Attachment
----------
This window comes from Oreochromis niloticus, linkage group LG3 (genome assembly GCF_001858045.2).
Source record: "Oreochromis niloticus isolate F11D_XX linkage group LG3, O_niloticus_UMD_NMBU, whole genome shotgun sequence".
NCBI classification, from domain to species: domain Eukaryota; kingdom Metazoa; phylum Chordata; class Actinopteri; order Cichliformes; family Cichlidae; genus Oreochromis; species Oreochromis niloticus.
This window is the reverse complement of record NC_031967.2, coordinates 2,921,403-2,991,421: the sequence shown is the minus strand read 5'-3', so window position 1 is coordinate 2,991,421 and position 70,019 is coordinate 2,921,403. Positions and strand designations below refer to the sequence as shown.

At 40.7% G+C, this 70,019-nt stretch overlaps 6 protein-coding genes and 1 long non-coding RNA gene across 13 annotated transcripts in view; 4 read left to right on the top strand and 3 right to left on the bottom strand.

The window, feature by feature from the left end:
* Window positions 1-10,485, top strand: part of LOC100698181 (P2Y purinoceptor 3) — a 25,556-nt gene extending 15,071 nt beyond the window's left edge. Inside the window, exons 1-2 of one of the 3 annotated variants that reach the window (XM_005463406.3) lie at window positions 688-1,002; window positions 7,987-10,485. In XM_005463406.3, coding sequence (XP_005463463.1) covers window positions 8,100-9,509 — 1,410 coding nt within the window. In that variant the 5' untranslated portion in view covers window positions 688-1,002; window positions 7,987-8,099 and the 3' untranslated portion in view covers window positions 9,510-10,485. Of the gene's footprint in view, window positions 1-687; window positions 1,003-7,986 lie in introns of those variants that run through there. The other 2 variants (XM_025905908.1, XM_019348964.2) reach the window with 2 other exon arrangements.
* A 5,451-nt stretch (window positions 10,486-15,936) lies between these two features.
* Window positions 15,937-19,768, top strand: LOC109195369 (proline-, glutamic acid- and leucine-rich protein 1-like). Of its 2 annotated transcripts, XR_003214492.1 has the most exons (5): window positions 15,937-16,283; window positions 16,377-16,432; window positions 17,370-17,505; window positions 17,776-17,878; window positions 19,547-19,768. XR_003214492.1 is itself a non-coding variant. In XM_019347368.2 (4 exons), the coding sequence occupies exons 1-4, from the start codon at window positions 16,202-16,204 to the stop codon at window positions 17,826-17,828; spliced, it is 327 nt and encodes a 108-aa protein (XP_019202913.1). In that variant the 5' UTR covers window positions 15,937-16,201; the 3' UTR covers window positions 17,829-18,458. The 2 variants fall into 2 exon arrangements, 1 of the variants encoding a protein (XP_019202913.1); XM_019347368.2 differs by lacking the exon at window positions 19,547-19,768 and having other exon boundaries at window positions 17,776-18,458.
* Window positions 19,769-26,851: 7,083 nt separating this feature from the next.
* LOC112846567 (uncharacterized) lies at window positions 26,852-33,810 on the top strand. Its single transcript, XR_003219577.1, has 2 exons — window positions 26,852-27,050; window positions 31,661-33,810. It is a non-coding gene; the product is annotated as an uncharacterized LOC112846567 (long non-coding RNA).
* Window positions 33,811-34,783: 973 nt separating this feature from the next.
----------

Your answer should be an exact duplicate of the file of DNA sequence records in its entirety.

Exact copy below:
This window comes from Oreochromis niloticus, linkage group LG3 (genome assembly GCF_001858045.2).
Source record: "Oreochromis niloticus isolate F11D_XX linkage group LG3, O_niloticus_UMD_NMBU, whole genome shotgun sequence".
NCBI classification, from domain to species: domain Eukaryota; kingdom Metazoa; phylum Chordata; class Actinopteri; order Cichliformes; family Cichlidae; genus Oreochromis; species Oreochromis niloticus.
This window is the reverse complement of record NC_031967.2, coordinates 2,921,403-2,991,421: the sequence shown is the minus strand read 5'-3', so window position 1 is coordinate 2,991,421 and position 70,019 is coordinate 2,921,403. Positions and strand designations below refer to the sequence as shown.

At 40.7% G+C, this 70,019-nt stretch overlaps 6 protein-coding genes and 1 long non-coding RNA gene across 13 annotated transcripts in view; 4 read left to right on the top strand and 3 right to left on the bottom strand.

The window, feature by feature from the left end:
* Window positions 1-10,485, top strand: part of LOC100698181 (P2Y purinoceptor 3) — a 25,556-nt gene extending 15,071 nt beyond the window's left edge. Inside the window, exons 1-2 of one of the 3 annotated variants that reach the window (XM_005463406.3) lie at window positions 688-1,002; window positions 7,987-10,485. In XM_005463406.3, coding sequence (XP_005463463.1) covers window positions 8,100-9,509 — 1,410 coding nt within the window. In that variant the 5' untranslated portion in view covers window positions 688-1,002; window positions 7,987-8,099 and the 3' untranslated portion in view covers window positions 9,510-10,485. Of the gene's footprint in view, window positions 1-687; window positions 1,003-7,986 lie in introns of those variants that run through there. The other 2 variants (XM_025905908.1, XM_019348964.2) reach the window with 2 other exon arrangements.
* A 5,451-nt stretch (window positions 10,486-15,936) lies between these two features.
* Window positions 15,937-19,768, top strand: LOC109195369 (proline-, glutamic acid- and leucine-rich protein 1-like). Of its 2 annotated transcripts, XR_003214492.1 has the most exons (5): window positions 15,937-16,283; window positions 16,377-16,432; window positions 17,370-17,505; window positions 17,776-17,878; window positions 19,547-19,768. XR_003214492.1 is itself a non-coding variant. In XM_019347368.2 (4 exons), the coding sequence occupies exons 1-4, from the start codon at window positions 16,202-16,204 to the stop codon at window positions 17,826-17,828; spliced, it is 327 nt and encodes a 108-aa protein (XP_019202913.1). In that variant the 5' UTR covers window positions 15,937-16,201; the 3' UTR covers window positions 17,829-18,458. The 2 variants fall into 2 exon arrangements, 1 of the variants encoding a protein (XP_019202913.1); XM_019347368.2 differs by lacking the exon at window positions 19,547-19,768 and having other exon boundaries at window positions 17,776-18,458.
* Window positions 19,769-26,851: 7,083 nt separating this feature from the next.
* LOC112846567 (uncharacterized) lies at window positions 26,852-33,810 on the top strand. Its single transcript, XR_003219577.1, has 2 exons — window positions 26,852-27,050; window positions 31,661-33,810. It is a non-coding gene; the product is annotated as an uncharacterized LOC112846567 (long non-coding RNA).
* Window positions 33,811-34,783: 973 nt separating this feature from the next.